If there’s a common thread through Willis’s career it’s that the poor guy is always getting the stuffing beat out of him. The crazy thing is that Willis’s characters are always so tough that they can take it and dish out a beating of their own. Indeed, his wisecracks and smirk seem meant merely to throw his enemy off — before the fatal blow. Whether it’s terrorists, hillbilly rapists, or a menacing asteroid, Bruce Willis is always up to the challenge. So which of his roles is the toughest?
1. Die Hard (1998)
When single-handedly battling terrorists, a normal person wears shoes. Not Willis, who steps through shattered glass, improvises bandages, and hobbles about from gunfight to gunfight. Yet Willis’s John McClane doesn’t lose his joie de vivre. (Remember his famous catchphrase?) As a seminal action flick of the nineties, Die Hard created a cottage industry of knockoffs and, rightfully, made Willis a star for audiences who admired his tenacity. Still, he might want to see about getting a tetanus shot.
2. The Last Boy Scout (1991)
The comic tough-guy persona cemented in Die Hard continues in The Last Boy Scout but with an additional element: Willis is a loser. As a deadbeat private eye, Willis looks like a pile of dirty laundry someone ran over with a car. To make matters worse, his wife is cheating on him, his daughter hates him, and the client he was supposed to protect was murdered. Can’t a sad sack catch a break? Nope, and, as if to prove it, the movie’s motif is Willis getting socked in the gut. But like some fighters, Willis doesn’t prevail because he hits hardest — but because he won’t fall down.
3. Pulp Fiction (1994)
Willis’s role in Pulp Fiction isn’t the biggest, but it may just be the toughest. Bruce makes an impression strutting about, riding on his motorcycle. But make no mistake about it: he does more than just look cool. The pattern of abuse continues as Willis gets punked by Travolta, beaten up in the ring, and hit by a car. His suffering reaches its apex when Willis’s over-the-hill boxer finds himself in the basement lair of a pair of sexual sadists. With seemingly nowhere to run, Willis summons his inner badass, going medieval on his captors with a pawn-shop sword.
4. Unbreakable (2000)
Quentin Tarantino calls this Willis’s best performance, and, while he may be gilding the lily a bit, the movie is sorely underrated and certainly among Willis’s strongest roles (pun intended). So how tough is Willis as security guard David Dunn? Tough enough to be the sole survivor of a horrific train crash. Tough enough for a mysterious stranger (Samuel L. Jackson) to posit that he’s developing superpowers. Unbreakable took comic books serious years before The Dark Knight, and any movie that gives Willis the added benefit of superpowers (which hardly seems fair) is worthy of a mention and a viewing or five.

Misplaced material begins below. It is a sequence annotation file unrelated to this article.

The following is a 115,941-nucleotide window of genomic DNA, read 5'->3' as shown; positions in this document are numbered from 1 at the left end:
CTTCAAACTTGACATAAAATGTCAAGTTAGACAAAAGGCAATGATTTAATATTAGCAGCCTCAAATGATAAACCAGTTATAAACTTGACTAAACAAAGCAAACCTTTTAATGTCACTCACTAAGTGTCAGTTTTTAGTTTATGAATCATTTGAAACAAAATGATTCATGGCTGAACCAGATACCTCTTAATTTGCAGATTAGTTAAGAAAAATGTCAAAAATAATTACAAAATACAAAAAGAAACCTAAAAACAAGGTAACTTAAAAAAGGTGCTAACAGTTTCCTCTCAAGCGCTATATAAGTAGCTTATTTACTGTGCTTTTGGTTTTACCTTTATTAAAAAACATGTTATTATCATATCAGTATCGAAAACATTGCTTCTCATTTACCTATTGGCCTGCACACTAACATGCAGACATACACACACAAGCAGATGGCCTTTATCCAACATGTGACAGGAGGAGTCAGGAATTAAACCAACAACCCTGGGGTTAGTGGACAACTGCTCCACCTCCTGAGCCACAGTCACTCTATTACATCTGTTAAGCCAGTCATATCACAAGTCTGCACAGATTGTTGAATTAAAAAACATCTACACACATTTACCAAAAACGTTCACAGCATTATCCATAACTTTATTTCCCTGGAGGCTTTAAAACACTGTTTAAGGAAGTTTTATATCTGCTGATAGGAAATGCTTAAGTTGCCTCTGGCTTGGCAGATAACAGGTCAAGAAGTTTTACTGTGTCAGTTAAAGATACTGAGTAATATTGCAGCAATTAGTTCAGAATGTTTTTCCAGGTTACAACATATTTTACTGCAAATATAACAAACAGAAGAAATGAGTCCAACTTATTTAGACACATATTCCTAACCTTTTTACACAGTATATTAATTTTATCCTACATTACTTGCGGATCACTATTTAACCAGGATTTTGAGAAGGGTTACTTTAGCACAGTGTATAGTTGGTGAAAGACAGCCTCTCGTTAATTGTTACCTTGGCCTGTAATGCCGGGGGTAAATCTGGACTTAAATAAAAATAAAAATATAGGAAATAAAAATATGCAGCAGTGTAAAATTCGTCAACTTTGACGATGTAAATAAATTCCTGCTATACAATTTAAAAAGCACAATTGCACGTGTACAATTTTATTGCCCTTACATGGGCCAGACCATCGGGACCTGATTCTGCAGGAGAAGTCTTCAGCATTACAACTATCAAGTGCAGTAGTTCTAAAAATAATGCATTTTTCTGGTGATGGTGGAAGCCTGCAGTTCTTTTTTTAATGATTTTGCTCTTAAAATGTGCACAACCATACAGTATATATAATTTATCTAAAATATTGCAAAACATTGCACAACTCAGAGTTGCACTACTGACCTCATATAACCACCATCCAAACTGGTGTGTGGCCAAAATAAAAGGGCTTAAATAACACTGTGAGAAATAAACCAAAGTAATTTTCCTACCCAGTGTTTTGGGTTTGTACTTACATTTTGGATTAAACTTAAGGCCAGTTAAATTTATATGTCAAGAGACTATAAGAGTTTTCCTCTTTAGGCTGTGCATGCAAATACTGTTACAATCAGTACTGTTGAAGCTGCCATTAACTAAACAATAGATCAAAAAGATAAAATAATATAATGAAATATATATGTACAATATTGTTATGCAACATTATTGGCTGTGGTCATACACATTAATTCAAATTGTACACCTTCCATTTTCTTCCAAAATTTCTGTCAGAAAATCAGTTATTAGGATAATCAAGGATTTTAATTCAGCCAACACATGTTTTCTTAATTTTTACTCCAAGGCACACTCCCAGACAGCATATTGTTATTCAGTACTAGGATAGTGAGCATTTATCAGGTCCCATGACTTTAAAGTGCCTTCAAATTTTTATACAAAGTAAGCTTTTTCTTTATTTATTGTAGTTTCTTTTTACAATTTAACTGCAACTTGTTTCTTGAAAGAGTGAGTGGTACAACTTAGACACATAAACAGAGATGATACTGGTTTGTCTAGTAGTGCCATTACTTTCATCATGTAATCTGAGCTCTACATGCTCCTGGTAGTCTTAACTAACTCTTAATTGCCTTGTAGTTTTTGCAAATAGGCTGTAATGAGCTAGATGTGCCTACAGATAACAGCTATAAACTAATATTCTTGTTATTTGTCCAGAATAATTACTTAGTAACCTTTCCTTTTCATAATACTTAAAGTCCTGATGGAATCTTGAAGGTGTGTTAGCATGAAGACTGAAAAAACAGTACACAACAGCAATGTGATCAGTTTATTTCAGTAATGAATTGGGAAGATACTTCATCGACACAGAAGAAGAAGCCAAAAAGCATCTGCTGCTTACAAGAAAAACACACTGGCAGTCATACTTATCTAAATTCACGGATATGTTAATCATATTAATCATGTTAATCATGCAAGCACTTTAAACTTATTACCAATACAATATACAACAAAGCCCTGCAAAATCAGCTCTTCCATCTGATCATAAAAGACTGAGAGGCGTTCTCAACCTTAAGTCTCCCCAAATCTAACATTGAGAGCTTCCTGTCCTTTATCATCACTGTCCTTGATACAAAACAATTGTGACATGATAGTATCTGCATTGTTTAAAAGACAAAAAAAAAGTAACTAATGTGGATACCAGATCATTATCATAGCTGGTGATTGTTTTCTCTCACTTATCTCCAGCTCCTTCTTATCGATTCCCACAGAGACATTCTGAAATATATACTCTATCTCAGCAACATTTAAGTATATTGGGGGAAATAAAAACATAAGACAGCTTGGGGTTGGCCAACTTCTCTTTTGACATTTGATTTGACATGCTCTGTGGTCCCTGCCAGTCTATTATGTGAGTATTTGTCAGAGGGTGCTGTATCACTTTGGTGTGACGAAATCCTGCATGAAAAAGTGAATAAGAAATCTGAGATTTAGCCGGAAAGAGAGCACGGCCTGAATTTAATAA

5. Sin City (2005)
Willis would have made a great film-noir star, as he’s a natural at playing men who’ve fallen from grace. And his grizzled mug is a perfect companion to shadow-strewn alleys and spiraling cigarette smoke. As Cop Hartigan, Willis is incorruptible — unbending when it comes to saving a little girl from a sadistic senator’s son. He’ll do the right thing even if it means getting shot and losing his job — even if it means his life. How’s that for heroism?
1. Die Hard 2 (1990): The inevitable sequel was unusually good. John McClane still kicks ass. This time it’s in an airport, and he’s wearing shoes.
2. Twelve Monkeys (1995): Try traveling through time while trying to stay out of mental asylums and keeping straight your mission to prevent the apocalypse. Or you can just leave it to Bruce.
3. The Fifth Element (1997): Predictions about the future are a dime a dozen. But it’s a safe assumption that Willis will still be kicking ass and saving the world. Exhibit one: this loony sci-fi yarn with the actor as a taxi driver on an interstellar mission.
4. Armageddon (1998): Willis’s oil-drilling skills are somehow deemed necessary to stop an asteroid from hitting the Earth. And — wouldn’t you know it? — the asteroid loses.
5. The Siege (1998): As a military man instituting martial law, Willis tells New York to sit down and shut up, and New York complies.Read More